Now that expanded emotions following the 1-0 U.S. win over Algeria on Wednesday have subsided, it's easier to offer an analytical view of just how lucky the Americans were to score the late goal of glory, how consequence contributed to the team's dream finish.
That's right, good fortune followed the American players in extra time, and U.S. fans can collectively say with comfort that they deserved it. Botched calls by the referees in games against Slovenia and Algeria and a failure by American players to finish premium chances on Wednesday created the potential for an apocalyptic and abrupt World Cup conclusion for the United States.
Rather, the game ended in euphoria, the new 51st state of the union.
U.S. fans can now stop flashing their middle fingers at soccer fate and cease lamenting lost opportunities in this World Cup. Rather, they should embrace an evolution of fortunate events that forged perhaps the moment of most frolics in U.S. soccer history.
It all started in extra time. At about the time England's 1-0 win over Slovenia was complete, Algeria must have thought there was still a chance Slovenia would tie the game in its waning seconds. In that case, if Algeria beat the Americans, they would advance to the round of 16 as the second place team behind Slovenia.
Why else would they push all but two players up near the 18-yard box in front of the U.S. goal during the failed scoring effort that led to the Americans' clinching counterattack? It was a little bit of dumb luck--and certainly a lack of tactical awareness-- that Algeria did not have the presence of mind to keep at least one more player in a more withdrawn defensive position. Certainly, fatigue could have prevented Algerian players from tracking back more quickly.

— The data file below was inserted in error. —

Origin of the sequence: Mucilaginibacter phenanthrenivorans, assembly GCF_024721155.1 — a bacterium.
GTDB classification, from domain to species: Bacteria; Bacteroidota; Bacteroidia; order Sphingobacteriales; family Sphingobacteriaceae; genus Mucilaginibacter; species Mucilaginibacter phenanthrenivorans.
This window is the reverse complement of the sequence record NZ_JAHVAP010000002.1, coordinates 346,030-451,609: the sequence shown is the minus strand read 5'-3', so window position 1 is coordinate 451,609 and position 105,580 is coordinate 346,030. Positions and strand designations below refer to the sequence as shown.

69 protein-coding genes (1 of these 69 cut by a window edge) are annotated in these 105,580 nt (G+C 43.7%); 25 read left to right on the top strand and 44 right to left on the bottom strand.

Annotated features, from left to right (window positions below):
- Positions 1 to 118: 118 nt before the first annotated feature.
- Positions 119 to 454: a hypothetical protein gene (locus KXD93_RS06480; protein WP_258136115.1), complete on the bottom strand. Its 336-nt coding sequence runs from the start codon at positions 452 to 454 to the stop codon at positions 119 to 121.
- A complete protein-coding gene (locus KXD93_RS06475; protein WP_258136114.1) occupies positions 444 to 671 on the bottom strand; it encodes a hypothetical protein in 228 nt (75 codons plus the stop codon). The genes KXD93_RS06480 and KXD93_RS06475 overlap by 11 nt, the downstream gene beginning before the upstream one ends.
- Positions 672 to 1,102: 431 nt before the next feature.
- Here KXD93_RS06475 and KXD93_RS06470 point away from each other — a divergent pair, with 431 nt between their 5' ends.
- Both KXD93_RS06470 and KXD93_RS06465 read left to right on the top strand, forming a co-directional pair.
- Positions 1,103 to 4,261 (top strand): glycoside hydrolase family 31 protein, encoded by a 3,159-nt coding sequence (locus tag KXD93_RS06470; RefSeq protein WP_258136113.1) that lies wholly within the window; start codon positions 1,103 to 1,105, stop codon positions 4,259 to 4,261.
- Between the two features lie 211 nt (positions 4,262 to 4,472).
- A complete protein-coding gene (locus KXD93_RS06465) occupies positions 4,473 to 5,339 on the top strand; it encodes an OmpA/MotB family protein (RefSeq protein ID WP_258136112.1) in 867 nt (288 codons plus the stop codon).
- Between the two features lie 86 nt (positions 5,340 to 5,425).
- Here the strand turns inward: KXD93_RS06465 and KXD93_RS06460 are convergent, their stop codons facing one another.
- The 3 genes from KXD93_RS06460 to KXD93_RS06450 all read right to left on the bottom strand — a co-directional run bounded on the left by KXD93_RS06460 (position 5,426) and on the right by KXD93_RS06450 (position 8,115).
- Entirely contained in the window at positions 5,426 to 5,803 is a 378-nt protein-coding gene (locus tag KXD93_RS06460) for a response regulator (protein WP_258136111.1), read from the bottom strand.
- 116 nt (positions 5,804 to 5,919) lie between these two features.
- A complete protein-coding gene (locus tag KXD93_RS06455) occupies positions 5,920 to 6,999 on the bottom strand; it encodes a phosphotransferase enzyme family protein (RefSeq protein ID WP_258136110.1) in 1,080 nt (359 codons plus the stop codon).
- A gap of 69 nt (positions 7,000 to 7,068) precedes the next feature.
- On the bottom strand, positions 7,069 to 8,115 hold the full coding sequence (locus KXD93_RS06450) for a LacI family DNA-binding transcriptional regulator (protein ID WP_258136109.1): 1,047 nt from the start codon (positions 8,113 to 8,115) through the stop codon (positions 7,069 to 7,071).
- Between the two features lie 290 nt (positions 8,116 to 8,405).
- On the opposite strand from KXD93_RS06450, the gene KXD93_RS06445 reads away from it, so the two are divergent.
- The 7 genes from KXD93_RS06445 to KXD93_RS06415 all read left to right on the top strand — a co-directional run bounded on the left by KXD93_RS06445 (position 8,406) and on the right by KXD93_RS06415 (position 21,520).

A numbers-up advantage in the attack is all American goalkeeper Tim Howard needed to see, and it was clear he saw it before the ball was in his gloves. Algeria's flubbed shot--a header directly into the chest-high hands of Howard--allowed the goalkeeper to more easily implement his instantaneous toss to an unmarked Landon Donovan, who took his first touch as he crossed the midfield line. The Americans immediately had a two-man advantage on the counterattack with plenty of space to maneuver comfortably and with composure. They did not have to force the issue.
As two Algerian defenders retreated to get behind the surge, the four American players assumed strong attacking positions. Donovan played the role of a basketball point guard, moving the ball toward the middle of the field. Jozy Altidore moved wide right and created space. Clint Dempsey supported Donovan to his left, forcing a defender to play the space to Dempsey's right rather than mark him tightly. Edson Buddle supported the play to Dempsey's left, forcing another defender to cover space between he and Dempsey rather than mark Dempsey tighter.
What happens next is worth repeating. Donovan passes to Altidore, who serves a ball across the box to Dempsey, whose low, hard shot is deflected like a golden gift away from goal and directly toward an on rushing Donovan, who had trailed the play in support.
If Algeria defended with three men in the back, the American's ability to finish would have been more restricted, and perhaps the bouncing ball that followed Dempsey's shot is cleared more easily out of the box.
Another stroke of good fortune (or was it good soccer sense?) is that Altidore opted for the simple play to Dempsey rather than force a floating cross to a more-clear Buddle, who showcased dubious skills throughout the day. Perhaps Altidore sensed Buddle was not the premium finisher his team needed at the time.
The premium finish by Donovan was certainly the tonic that tamed the queasy feelings felt by an angst-riddled U.S. fan base.
In the metaphysical imbalance that seems to envelope the World Cup, it appears misfortune inflicts a favored side more often than good fortune blesses it. So when lady luck lands on your lap, embrace her. Feed her and cuddle her. Rub her feet and neck. Do anything to keep her around. She doesn't visit often, or stay nearly long enough.
The Morning Email helps you start your workday with everything you need to know: breaking news, entertainment and a dash of fun. Learn more